The auditorium was a surprising exception to the plain designs preferred by the company. The ornate plasterwork created by artists, Eugene Mollo and Michael Egan, was a prominent feature, not just on the two square side panels that were positioned near to the splay walls, but also faced three separate deep borders that progressed towards the proscenium.


Concealed lighting (facing towards the screen) was placed with good effect within these borders. The splay walls had delicate stencilled designs. The proscenium, although generous in width and height did not frame a full working stage, restricting the entertainment to film presentation.

A twin illuminated recessed trough was set centrally in the ceiling above the balcony providing defused lighting.  The plain vertical corrugated design of the front edge of the balcony contrasted with the ornateness of the Mollo & Egan plasterworks. The original stalls area seated 946 patrons; a further 765 were accommodated in the balcony, with an overhaul capacity of 1711 seats.

Walls surrounding the stalls area were full length veneer boarding set in two tone horizontal strips. The quality carpets, seats and soft furnishing were taken from the Odeon house brand designs, overseen by Lillian Deutsch, “the charming wife of the Chairman of Odeon Theatres (Scarborough) Ltd, Oscar Deutsch”.

Lillian Deutsch

The Grand Gala opening of Scarborough Odeon took place on Saturday 28th March 1936.


centre back-row~Oscar Deutsch.   L~R front-row~ Lillian Deutsch, Charles Laughton and Eliza Laughton.

Among the civic dignitaries and company executives attending this glittering evening were Oscar Deutsch and his wife who had invited local film star Charles Laughton, his mother, Eliza and his brother. Oscar winning Charles was born at the nearby Victoria Hotel which was owned by his parents.

Charles Laughton with his mother and brother, photographed in the foyer of the Odeon Scarborough at its opening.


The first film shown to the capacity audience was “The Ghost Goes West” starring Robert Donat and Jean Parker.

The cinema enjoyed brisk business during the heyday of cinema, benefiting by being part of the large Odeon Theatres circuit.  Like most seaside town cinemas, the summer season was vital to swell the coffers to keep the cinema profitable in winter months. As the general decline of UK audiences started in the early 1950s, Cinemascope was quickly installed. Although this helped, the Scarborough Odeon began to slip back in attracting patrons through its doors. The business during the 1960s & 70s could be described as respectable. It was rumoured that the building maybe inline to be turned into a multi-screen Film Centre.  The building was quickly granted a Grade-II listed status on 8th June 1973. This gave it a degree of protection from alteration. However, when a planning application for extra screens was rejected on the grounds of this listing, the Rank Organisation decided to close the single screen Odeon on Friday 21st October 1988, reasoning that the cinema was no longer viable without the additional revenue from the extra screens.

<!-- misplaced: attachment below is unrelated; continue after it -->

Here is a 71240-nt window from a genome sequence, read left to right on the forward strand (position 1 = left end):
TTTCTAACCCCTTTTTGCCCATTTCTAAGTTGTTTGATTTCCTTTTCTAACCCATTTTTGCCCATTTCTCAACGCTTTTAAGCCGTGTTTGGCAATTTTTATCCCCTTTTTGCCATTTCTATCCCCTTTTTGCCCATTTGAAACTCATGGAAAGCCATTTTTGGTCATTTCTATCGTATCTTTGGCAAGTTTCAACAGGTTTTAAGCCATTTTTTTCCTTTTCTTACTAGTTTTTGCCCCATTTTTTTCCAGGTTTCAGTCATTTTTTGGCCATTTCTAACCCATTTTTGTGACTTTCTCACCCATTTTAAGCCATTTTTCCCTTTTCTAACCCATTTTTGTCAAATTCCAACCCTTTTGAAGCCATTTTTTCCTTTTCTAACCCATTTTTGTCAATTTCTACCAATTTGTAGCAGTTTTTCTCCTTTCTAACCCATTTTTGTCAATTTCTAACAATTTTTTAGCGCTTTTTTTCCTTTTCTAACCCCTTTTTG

After lying derelict for several years, the building was subject to an ambitious scheme by the Stephen Joseph Theatre. Their plans involved major internal alterations and demolition of part of the building. Despite the Grade-II listing, on this occasion the planning application was successful.

The Stephen Joseph Theatre opened in 1996 and comprises two auditoriums. The main theatre, which seats an audience of 404, is known as The Round.  A small cinema/ theatre seating a further 165 customers and is named The McCarthy. A restaurant and shop are located within the venue.

Business extant.